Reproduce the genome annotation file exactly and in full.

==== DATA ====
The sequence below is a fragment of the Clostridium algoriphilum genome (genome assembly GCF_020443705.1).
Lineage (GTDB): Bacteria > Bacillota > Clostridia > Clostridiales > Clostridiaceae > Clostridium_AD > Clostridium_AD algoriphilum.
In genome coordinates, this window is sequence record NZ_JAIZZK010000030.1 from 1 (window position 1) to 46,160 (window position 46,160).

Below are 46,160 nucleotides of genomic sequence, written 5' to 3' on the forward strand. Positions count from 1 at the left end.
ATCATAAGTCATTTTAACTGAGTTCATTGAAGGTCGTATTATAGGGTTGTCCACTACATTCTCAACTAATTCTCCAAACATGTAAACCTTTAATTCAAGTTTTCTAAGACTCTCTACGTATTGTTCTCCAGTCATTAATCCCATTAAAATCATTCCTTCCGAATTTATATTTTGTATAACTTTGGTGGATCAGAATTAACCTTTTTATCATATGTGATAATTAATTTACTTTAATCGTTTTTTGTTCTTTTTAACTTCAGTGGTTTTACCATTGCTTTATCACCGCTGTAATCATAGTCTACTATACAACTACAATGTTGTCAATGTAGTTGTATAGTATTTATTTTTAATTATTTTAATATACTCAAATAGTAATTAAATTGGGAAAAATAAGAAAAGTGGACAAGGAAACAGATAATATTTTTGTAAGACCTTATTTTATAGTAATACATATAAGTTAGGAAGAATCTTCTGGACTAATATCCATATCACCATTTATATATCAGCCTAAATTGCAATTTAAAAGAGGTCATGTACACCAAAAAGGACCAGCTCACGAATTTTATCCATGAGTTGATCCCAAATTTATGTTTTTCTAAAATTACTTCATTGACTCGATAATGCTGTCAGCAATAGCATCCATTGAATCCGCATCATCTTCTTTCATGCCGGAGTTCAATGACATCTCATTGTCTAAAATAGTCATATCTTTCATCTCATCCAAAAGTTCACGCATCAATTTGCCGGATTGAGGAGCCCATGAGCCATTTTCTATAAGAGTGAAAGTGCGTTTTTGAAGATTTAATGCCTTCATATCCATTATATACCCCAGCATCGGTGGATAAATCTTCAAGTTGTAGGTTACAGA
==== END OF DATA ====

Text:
The sequence below is a fragment of the Clostridium algoriphilum genome (genome assembly GCF_020443705.1).
Lineage (GTDB): Bacteria > Bacillota > Clostridia > Clostridiales > Clostridiaceae > Clostridium_AD > Clostridium_AD algoriphilum.
In genome coordinates, this window is sequence record NZ_JAIZZK010000030.1 from 1 (window position 1) to 46,160 (window position 46,160).

Below are 46,160 nucleotides of genomic sequence, written 5' to 3' on the forward strand. Positions count from 1 at the left end.
ATCATAAGTCATTTTAACTGAGTTCATTGAAGGTCGTATTATAGGGTTGTCCACTACATTCTCAACTAATTCTCCAAACATGTAAACCTTTAATTCAAGTTTTCTAAGACTCTCTACGTATTGTTCTCCAGTCATTAATCCCATTAAAATCATTCCTTCCGAATTTATATTTTGTATAACTTTGGTGGATCAGAATTAACCTTTTTATCATATGTGATAATTAATTTACTTTAATCGTTTTTTGTTCTTTTTAACTTCAGTGGTTTTACCATTGCTTTATCACCGCTGTAATCATAGTCTACTATACAACTACAATGTTGTCAATGTAGTTGTATAGTATTTATTTTTAATTATTTTAATATACTCAAATAGTAATTAAATTGGGAAAAATAAGAAAAGTGGACAAGGAAACAGATAATATTTTTGTAAGACCTTATTTTATAGTAATACATATAAGTTAGGAAGAATCTTCTGGACTAATATCCATATCACCATTTATATATCAGCCTAAATTGCAATTTAAAAGAGGTCATGTACACCAAAAAGGACCAGCTCACGAATTTTATCCATGAGTTGATCCCAAATTTATGTTTTTCTAAAATTACTTCATTGACTCGATAATGCTGTCAGCAATAGCATCCATTGAATCCGCATCATCTTCTTTCATGCCGGAGTTCAATGACATCTCATTGTCTAAAATAGTCATATCTTTCATCTCATCCAAAAGTTCACGCATCAATTTGCCGGATTGAGGAGCCCATGAGCCATTTTCTATAAGAGTGAAAGTGCGTTTTTGAAGATTTAATGCCTTCATATCCATTATATACCCCAGCATCGGTGGATAAATCTTCAAGTTGTAGGTTACAGA